Poetry Lesson Plan

Instructor: Dana Dance-Schissel

Dana teaches social sciences at the college level and English and psychology at the high school level. She has master's degrees in applied, clinical and community psychology.

Liven up your instruction on poetry with the help of a video lesson and fun in-class activities. To take your instruction to the next level, consider using the optional supplementary activities and related lessons.

Learning Objectives

Upon completion of this lesson, students will be able to:

  • identify the essential elements of poetry
  • label the elements using song lyrics


1-2 hours


  • Copies of lyrics to 3-4 different popular songs
  • Each student will need red, blue, yellow, green, pink, and purple crayons or pencils

Curriculum Standards


Determine a central idea of a text and how it is conveyed through particular details; provide a summary of the text distinct from personal opinions or judgments.


Analyze in detail how a key individual, event, or idea is introduced, illustrated, and elaborated in a text (e.g., through examples or anecdotes).


Integrate information presented in different media or formats (e.g., visually, quantitatively) as well as in words to develop a coherent understanding of a topic or issue.

Key Vocabulary

  • Content
  • Topic
  • Tone
  • Word choice
  • Word order
  • Figurative language
  • Imagery
  • Form
  • Type
  • Stanza structure
  • Line lengths
  • Rhyme scheme
  • Rhythm
  • Meter
  • Meaning


  • Start by showing the class the video lesson Form & Meaning in Poetry.
  • As the lesson is playing, write the following words on the board:
      • TOPIC: Red
      • TONE: Blue
      • WORD CHOICES: Yellow
      • WORD ORDER: Green
      • IMAGERY: Purple
  • Pause the video at 2:24, and discuss with students the importance of the elements of content--how does tone, imagery, word choice and so forth help poets create meaning? Compare poetry to song lyrics, both of which use elements of content to convey meaning and emotion.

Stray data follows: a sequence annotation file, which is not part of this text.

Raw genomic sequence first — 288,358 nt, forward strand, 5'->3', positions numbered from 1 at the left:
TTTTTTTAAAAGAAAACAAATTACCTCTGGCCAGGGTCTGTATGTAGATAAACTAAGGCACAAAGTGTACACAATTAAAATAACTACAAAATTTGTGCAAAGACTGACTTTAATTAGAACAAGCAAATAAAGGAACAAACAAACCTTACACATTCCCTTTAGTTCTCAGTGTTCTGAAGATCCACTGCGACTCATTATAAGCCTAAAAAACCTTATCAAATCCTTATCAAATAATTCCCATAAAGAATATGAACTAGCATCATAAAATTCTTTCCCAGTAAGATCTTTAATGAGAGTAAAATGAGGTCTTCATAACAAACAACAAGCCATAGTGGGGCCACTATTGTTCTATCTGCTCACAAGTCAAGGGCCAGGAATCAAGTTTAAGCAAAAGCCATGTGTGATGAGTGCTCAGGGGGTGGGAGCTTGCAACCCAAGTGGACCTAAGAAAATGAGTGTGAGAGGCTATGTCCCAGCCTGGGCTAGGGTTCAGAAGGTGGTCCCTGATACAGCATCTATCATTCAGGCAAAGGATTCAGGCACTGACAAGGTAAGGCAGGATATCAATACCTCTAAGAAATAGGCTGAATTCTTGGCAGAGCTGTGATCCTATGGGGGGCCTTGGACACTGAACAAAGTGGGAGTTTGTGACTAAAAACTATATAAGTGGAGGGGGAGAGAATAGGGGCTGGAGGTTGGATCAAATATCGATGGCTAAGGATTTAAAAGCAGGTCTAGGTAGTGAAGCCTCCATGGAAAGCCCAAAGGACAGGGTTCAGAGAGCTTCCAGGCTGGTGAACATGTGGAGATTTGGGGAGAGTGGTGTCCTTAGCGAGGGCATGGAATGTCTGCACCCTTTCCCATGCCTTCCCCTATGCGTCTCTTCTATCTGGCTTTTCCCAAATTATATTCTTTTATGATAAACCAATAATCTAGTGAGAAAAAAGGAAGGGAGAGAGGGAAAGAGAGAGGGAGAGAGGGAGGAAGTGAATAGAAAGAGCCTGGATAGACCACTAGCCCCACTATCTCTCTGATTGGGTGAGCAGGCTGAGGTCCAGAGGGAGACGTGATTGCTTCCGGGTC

• Pass out the copies of assorted song lyrics, one sheet to each student.
  • Have students identify the different examples of content (as displayed on the board) in the song lyrics by underlining each in the color indicated. If the content is implied rather than stated explicitly, students can write it on the page in the appropriate color. For example, if the topic is not stated in the lyrics, students should write it on the page in red.

Return to the Video

  • Continue playing the remainder of the video lesson.
  • As the video lesson is playing, write the following on the board:
      • TYPE
      • RHYTHM
      • METER
      • MEANING


  • When the video lesson has played in its entirety, have students use pen or pencil to identify (on a separate sheet of paper) the elements of form in the song lyrics. For example, if the song's lyrics are written like a story, the type might be considered a narrative. If the lyrics are divided into four-line blocks, the stanza structure would be quatrains.
  • Finally, have students share their songs' lyrics and the meaning of the lyrics with the class. Does everyone agree with them? Could there be additional interpretations of the lyrics?

Discussion Questions

  • How many examples of poetry can we identify in our daily lives?
  • How could changing one element of poetry change the meaning of the poem?


  • Have students select a well-known poem to analyze. Ask students to use the poem to identify each of the elements mentioned in the lesson.
  • Have students use the elements of content and form to compose a poem about a friend, parent or pet.

Related Lessons

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